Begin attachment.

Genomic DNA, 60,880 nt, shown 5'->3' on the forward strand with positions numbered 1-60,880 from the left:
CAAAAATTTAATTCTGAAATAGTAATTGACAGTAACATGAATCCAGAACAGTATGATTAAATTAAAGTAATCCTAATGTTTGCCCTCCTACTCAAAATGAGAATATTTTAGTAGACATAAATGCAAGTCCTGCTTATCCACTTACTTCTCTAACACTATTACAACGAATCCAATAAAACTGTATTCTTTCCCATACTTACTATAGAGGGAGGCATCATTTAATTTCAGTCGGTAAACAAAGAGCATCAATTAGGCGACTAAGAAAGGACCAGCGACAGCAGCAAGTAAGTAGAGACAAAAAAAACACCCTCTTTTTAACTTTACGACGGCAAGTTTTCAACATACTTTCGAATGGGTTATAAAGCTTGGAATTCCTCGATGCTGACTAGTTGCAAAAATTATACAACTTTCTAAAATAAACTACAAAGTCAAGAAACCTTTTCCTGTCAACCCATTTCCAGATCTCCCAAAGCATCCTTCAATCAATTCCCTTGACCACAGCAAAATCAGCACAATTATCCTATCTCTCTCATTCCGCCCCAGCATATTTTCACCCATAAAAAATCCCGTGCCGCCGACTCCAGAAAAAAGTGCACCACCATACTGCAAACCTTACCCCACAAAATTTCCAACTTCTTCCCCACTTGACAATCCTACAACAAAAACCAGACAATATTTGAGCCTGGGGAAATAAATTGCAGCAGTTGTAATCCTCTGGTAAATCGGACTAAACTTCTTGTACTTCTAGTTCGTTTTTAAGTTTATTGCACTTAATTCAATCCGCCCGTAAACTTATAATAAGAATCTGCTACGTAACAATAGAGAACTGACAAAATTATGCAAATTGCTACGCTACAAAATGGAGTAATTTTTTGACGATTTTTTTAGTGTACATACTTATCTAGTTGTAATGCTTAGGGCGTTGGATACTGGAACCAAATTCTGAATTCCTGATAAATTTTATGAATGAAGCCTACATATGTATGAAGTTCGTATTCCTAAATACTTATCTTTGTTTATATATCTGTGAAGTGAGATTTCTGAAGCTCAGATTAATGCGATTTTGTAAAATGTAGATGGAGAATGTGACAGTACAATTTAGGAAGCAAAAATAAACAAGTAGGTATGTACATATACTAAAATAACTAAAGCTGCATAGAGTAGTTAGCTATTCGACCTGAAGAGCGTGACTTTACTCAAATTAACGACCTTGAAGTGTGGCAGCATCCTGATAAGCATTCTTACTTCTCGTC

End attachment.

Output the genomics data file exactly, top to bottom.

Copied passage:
Genomic DNA, 60,880 nt, shown 5'->3' on the forward strand with positions numbered 1-60,880 from the left:
CAAAAATTTAATTCTGAAATAGTAATTGACAGTAACATGAATCCAGAACAGTATGATTAAATTAAAGTAATCCTAATGTTTGCCCTCCTACTCAAAATGAGAATATTTTAGTAGACATAAATGCAAGTCCTGCTTATCCACTTACTTCTCTAACACTATTACAACGAATCCAATAAAACTGTATTCTTTCCCATACTTACTATAGAGGGAGGCATCATTTAATTTCAGTCGGTAAACAAAGAGCATCAATTAGGCGACTAAGAAAGGACCAGCGACAGCAGCAAGTAAGTAGAGACAAAAAAAACACCCTCTTTTTAACTTTACGACGGCAAGTTTTCAACATACTTTCGAATGGGTTATAAAGCTTGGAATTCCTCGATGCTGACTAGTTGCAAAAATTATACAACTTTCTAAAATAAACTACAAAGTCAAGAAACCTTTTCCTGTCAACCCATTTCCAGATCTCCCAAAGCATCCTTCAATCAATTCCCTTGACCACAGCAAAATCAGCACAATTATCCTATCTCTCTCATTCCGCCCCAGCATATTTTCACCCATAAAAAATCCCGTGCCGCCGACTCCAGAAAAAAGTGCACCACCATACTGCAAACCTTACCCCACAAAATTTCCAACTTCTTCCCCACTTGACAATCCTACAACAAAAACCAGACAATATTTGAGCCTGGGGAAATAAATTGCAGCAGTTGTAATCCTCTGGTAAATCGGACTAAACTTCTTGTACTTCTAGTTCGTTTTTAAGTTTATTGCACTTAATTCAATCCGCCCGTAAACTTATAATAAGAATCTGCTACGTAACAATAGAGAACTGACAAAATTATGCAAATTGCTACGCTACAAAATGGAGTAATTTTTTGACGATTTTTTTAGTGTACATACTTATCTAGTTGTAATGCTTAGGGCGTTGGATACTGGAACCAAATTCTGAATTCCTGATAAATTTTATGAATGAAGCCTACATATGTATGAAGTTCGTATTCCTAAATACTTATCTTTGTTTATATATCTGTGAAGTGAGATTTCTGAAGCTCAGATTAATGCGATTTTGTAAAATGTAGATGGAGAATGTGACAGTACAATTTAGGAAGCAAAAATAAACAAGTAGGTATGTACATATACTAAAATAACTAAAGCTGCATAGAGTAGTTAGCTATTCGACCTGAAGAGCGTGACTTTACTCAAATTAACGACCTTGAAGTGTGGCAGCATCCTGATAAGCATTCTTACTTCTCGTC